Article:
“I’m thankful to be alive today” – former Guyanese boxing champ Clive Atwell continues fight for life outside ring
By Alexis Rodney
Guyanese boxing champ Clive Atwell, 27, could not have been more grateful to God for his life, since, had it not been for the quick and skilful hands of local neurosurgeon Dr Amarnauth Dukhi, he would not have been alive today.
The life of the National Featherweight and Lightweight title holder took a radical turn on the evening of October 24, 2015, when, during a match, he suddenly fainted.
He was rushed to hospital and found to have a subdural hematomas haemorrhaging, a condition that is the result of a serious head injury. Emergency surgery was performed by Dr Dukhi.
“I was placed on six months bed rest with medications. I was required to do another surgery in six months. That time has already passed,” Atwell said on Thursday, but he has not been able to garner the $5 million needed for the surgery in Trinidad and Tobago.
“I am still looking to raise some funds; Dr Dukhi indicated to me that the surgery cannot be done in Guyana, so I went to Trinidad.”
He related that since October last year, he and his wife returned from Trinidad and have been trying to secure the money through the Ministry of Sport and other government ministries.
“We were still to have a response, but it was until this story was picked up by a sports journalist that we started to see some positive light in this regard,” Atwell remarked.
He said after his story came to light, he was able to sit with the Permanent Secretary of the Health Ministry, where he re-presented his documents. Atwell said he was informed that a statement has been prepared to take to Cabinet. Government, he said is expected to provide at least $2 million.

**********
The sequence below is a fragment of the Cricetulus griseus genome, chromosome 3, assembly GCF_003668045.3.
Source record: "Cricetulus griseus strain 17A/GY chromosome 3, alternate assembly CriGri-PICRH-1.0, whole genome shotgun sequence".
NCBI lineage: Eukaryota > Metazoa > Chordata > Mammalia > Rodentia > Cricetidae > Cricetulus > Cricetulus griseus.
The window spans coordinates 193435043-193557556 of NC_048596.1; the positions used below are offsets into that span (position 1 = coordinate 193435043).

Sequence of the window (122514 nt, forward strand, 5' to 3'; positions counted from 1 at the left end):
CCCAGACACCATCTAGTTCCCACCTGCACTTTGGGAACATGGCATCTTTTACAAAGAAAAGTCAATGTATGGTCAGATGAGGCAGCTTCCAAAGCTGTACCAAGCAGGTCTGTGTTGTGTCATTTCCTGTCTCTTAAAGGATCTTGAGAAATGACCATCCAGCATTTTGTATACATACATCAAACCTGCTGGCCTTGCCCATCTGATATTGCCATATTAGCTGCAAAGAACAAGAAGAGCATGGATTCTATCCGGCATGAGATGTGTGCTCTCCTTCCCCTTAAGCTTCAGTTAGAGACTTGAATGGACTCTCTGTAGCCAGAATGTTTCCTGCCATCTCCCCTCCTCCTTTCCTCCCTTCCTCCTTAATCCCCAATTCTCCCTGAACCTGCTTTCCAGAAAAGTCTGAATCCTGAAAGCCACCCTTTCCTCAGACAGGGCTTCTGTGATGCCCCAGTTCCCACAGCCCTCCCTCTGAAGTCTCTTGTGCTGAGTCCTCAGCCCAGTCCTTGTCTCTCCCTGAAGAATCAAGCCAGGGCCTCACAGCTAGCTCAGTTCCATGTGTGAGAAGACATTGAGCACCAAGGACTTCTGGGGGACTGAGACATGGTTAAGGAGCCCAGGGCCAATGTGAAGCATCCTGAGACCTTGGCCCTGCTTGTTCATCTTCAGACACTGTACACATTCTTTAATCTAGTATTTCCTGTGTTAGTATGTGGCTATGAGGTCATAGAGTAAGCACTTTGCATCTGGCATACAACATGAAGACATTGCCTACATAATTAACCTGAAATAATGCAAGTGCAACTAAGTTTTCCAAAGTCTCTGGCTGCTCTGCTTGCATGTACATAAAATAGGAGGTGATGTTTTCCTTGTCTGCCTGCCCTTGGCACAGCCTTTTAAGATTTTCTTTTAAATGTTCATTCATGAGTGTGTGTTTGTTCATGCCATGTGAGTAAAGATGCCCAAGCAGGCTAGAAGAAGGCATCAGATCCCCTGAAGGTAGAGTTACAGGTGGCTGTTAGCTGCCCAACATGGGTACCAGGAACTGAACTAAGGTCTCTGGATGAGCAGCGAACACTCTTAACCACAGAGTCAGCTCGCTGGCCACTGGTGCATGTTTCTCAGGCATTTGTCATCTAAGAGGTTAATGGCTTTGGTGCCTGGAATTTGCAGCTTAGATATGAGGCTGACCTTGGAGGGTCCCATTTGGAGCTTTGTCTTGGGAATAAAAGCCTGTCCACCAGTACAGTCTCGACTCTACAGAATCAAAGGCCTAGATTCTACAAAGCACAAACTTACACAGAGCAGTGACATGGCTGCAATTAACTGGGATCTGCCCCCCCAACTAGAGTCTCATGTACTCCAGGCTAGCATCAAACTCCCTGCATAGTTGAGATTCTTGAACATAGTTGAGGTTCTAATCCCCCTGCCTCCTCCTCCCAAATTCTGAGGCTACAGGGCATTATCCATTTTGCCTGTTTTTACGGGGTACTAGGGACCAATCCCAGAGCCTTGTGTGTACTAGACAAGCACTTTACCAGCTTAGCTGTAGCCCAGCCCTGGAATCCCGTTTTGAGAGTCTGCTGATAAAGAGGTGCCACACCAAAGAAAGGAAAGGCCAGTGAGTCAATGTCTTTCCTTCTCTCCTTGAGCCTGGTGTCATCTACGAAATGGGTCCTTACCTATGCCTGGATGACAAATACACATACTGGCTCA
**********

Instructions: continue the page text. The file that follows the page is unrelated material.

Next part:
Atwell noted that since his plight was made public, the country has “been gracious to me, they have been responding well”. His church family also came in for much praise as it made the first donation of $500,000. So far the boxer has about $700,000.
Life changing ordeal
“There is no way to butter it up, it has messed my life up”, Atwell said, speaking about the life-changing ordeal. He said however that as a believer he has been grappling with the fact that God is in the midst of everything and that “He is always working out the plan for one’s life”.
Atwell admitted that it has not been easy, as he and his wife had to give up all they had worked for to return to Guyana from Dominica, since his situation requires constant evaluation and Dominica does not have the facilities to accommodate him.
“I have had to come back to the next best place, which is home.” He said his mother-in-law has been assisting the young family, providing them with a place to stay while the prayers and emotional support have been overwhelming.
According to the father of one, the situation has been “horrible”.
“I left the hospital partially blind. I had to be rushed to the hospital the following night of my discharge. I couldn’t sleep no matter what they do, there was this severe thing going on in my head and they realised that blood was still lodged in some part of my head. My feet were numb, I could not do anything for myself, my gracious wife had to do all for me. Because God is so good, I have been able to take back some control,” he said.
Asked if he has any regret, given the fact that his profession might have been the cause of his condition, Atwell said he does not. He said the only regret he has is not refusing to take up opportunities that were afforded him.
“I was given beautiful opportunities… I believe that when God gives you something, you do it. I can’t regret that I have been boxing; it is something I have been blessed with. I have travelled the globe, to see life on a different side”. If I had taken up opportunities and things like this overcame me, I think I would have been in a better economic position to take care of things”.
Asked about his plans after his next successful surgery, Atwell said he has always been a fighter and lives for what he does. He said it is part of life that sometimes, “all good things must come to an end”, indicating that if that is the advice of his doctors, then, “I will just have to find the strength to accept that. “I’m a fighter and I would like to continue fighting.”
Atwell, a local minister in the Methodist Clergy, is father of a two-year-old son.
Persons wishing to make a contribution to the success of this surgery can do so by calling 642-9961, 672-9215 or have the funds placed into Atwell’s Republic Bank Account # 2429702.